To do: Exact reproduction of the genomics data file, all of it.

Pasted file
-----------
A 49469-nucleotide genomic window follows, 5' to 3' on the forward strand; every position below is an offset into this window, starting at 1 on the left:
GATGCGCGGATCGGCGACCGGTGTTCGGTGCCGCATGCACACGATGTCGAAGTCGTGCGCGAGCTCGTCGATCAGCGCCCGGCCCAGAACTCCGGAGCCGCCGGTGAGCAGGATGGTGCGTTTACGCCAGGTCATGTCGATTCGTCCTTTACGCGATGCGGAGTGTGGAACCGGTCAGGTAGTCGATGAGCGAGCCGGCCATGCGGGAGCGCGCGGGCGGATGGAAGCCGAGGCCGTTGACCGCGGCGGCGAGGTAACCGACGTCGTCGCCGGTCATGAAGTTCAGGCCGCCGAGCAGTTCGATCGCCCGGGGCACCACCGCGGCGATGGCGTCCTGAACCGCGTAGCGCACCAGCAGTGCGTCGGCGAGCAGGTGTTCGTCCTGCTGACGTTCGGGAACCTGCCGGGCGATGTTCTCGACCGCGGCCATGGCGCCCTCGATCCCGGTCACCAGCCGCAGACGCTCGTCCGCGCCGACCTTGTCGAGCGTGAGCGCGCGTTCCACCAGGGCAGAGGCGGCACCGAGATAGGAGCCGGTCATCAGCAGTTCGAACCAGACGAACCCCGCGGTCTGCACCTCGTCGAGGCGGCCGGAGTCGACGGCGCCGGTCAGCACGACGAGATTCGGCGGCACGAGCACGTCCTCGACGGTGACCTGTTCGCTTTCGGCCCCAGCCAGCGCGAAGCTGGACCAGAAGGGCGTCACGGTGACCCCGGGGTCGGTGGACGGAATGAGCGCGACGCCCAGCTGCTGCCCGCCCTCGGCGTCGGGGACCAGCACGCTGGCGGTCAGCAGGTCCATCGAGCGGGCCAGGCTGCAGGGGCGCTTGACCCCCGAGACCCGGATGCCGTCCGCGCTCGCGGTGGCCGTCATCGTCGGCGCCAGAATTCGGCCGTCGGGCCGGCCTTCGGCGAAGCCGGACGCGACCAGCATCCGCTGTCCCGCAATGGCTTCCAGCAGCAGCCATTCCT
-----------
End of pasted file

A 49469-nucleotide genomic window follows, 5' to 3' on the forward strand; every position below is an offset into this window, starting at 1 on the left:
GATGCGCGGATCGGCGACCGGTGTTCGGTGCCGCATGCACACGATGTCGAAGTCGTGCGCGAGCTCGTCGATCAGCGCCCGGCCCAGAACTCCGGAGCCGCCGGTGAGCAGGATGGTGCGTTTACGCCAGGTCATGTCGATTCGTCCTTTACGCGATGCGGAGTGTGGAACCGGTCAGGTAGTCGATGAGCGAGCCGGCCATGCGGGAGCGCGCGGGCGGATGGAAGCCGAGGCCGTTGACCGCGGCGGCGAGGTAACCGACGTCGTCGCCGGTCATGAAGTTCAGGCCGCCGAGCAGTTCGATCGCCCGGGGCACCACCGCGGCGATGGCGTCCTGAACCGCGTAGCGCACCAGCAGTGCGTCGGCGAGCAGGTGTTCGTCCTGCTGACGTTCGGGAACCTGCCGGGCGATGTTCTCGACCGCGGCCATGGCGCCCTCGATCCCGGTCACCAGCCGCAGACGCTCGTCCGCGCCGACCTTGTCGAGCGTGAGCGCGCGTTCCACCAGGGCAGAGGCGGCACCGAGATAGGAGCCGGTCATCAGCAGTTCGAACCAGACGAACCCCGCGGTCTGCACCTCGTCGAGGCGGCCGGAGTCGACGGCGCCGGTCAGCACGACGAGATTCGGCGGCACGAGCACGTCCTCGACGGTGACCTGTTCGCTTTCGGCCCCAGCCAGCGCGAAGCTGGACCAGAAGGGCGTCACGGTGACCCCGGGGTCGGTGGACGGAATGAGCGCGACGCCCAGCTGCTGCCCGCCCTCGGCGTCGGGGACCAGCACGCTGGCGGTCAGCAGGTCCATCGAGCGGGCCAGGCTGCAGGGGCGCTTGACCCCCGAGACCCGGATGCCGTCCGCGCTCGCGGTGGCCGTCATCGTCGGCGCCAGAATTCGGCCGTCGGGCCGGCCTTCGGCGAAGCCGGACGCGACCAGCATCCGCTGTCCCGCAATGGCTTCCAGCAGCAGCCATTCCT